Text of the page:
Curated by Gian Luca Farinelli

It is the oldest section of our festival, which represents both the world of conservation and restoration, and the cinephilic desire to watch or rewatch beloved films and rediscover them anew. Thus, we will screen recent restorations but also invaluable, rare, vintage prints that are rarely let out of the archives. This year’s selection is huge, virtually a festival within the festival. The works selected span silent and sound films, both features and shorts, totalling 122 films made between 1905 and 2009, from Albert Samama Chickli’s works to the very first films by Luca Guadagnino, Yorgos Lanthimos, Guillermo del Toro.
The restoration of the year, in terms of both ambition and scope (seven hours, of which we will show the first part, lasting ‘only’ three hours 40 minutes) is THE Napoléon – the premiere of a new edition of what was, thanks to Kevin Brownlow and Francis Ford Coppola, already the most famous, prestigious and difficult restoration ever undertaken. The Cinémathèque française has worked for 14 years, gathering all the filmic and non-filmic elements available to restore Abel Gance’s work as he originally conceived it, as proof of the potential of cinema in the future. We are moved by how much its director, who constantly stretched himself to challenge the future, was also immersed in the culture of the 19th century, of which the film provides a prodigious synthesis.
Thanks to the Film Foundation, we bring to Bologna and the screen in Piazza Maggiore two of the cornerstones of classical cinema as they have never been seen before – projected in their original Vistavision format and in 70mm: The Searchers and North by Northwest. It will be like entering a monument we already know intimately for the very first time. On the subject of monuments, I would like to mention the new restorations of Shichinin no samurai, Amadeus, The Conversation, and Paris, Texas, works that shaped the cinephile gaze in the 20th century and have now been given a new lease of life in the cinemas of today. We will also celebrate the centenary of Sony Columbia, which for the 30 thirty years has been bringing to Bologna works that have left their mark on the history of film restoration.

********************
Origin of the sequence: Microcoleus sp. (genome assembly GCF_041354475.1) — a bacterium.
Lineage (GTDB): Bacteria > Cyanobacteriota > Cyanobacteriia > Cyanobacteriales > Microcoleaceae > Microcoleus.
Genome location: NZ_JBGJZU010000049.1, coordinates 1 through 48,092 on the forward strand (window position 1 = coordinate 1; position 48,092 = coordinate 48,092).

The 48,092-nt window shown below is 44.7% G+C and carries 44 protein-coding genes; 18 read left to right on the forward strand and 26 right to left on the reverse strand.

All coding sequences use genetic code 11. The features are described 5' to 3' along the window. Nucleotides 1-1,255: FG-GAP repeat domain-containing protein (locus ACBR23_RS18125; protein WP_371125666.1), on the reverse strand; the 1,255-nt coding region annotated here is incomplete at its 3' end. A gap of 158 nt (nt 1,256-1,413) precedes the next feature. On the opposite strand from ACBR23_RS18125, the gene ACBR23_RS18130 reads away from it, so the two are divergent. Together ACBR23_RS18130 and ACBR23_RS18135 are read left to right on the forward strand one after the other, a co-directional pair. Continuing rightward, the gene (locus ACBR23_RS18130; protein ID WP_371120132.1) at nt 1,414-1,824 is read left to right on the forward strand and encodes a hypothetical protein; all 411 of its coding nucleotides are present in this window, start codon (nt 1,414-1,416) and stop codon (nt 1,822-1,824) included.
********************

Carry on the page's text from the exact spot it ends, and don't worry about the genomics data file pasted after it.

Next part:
In this selection, you will not only find established masterpieces, but also debut films. For example, the dazzling debut of Carlo Saura, who told of the lost youth of the urban periphery a year before Pasolini; or that of the legendary theatre director Peter Zadek who, in Ich bin ein Elefant, Madame told the story of ’68 with gentle irony; or that of the Hungarian costume designer and screenwriter Ester Krumbachová in Vražda ing. čerta, a film that was so beautiful, original and surprising that its author found it impossible to direct a second film. The same fate befell the Georgian Kote Mikaberidze, who was never again allowed behind a film camera as a result of the rousing sense of freedom that emanates from his sole feature Chemi bebia.
There is no way I can mention every film here. I will merely point to the silent shorts of the most beloved male duo in the history of cinema (Laurel and Hardy), restored at last, and four legendary films that, thanks to the Academy Archive, we can finally screen in original Technicolor prints.

Gian Luca Farinelli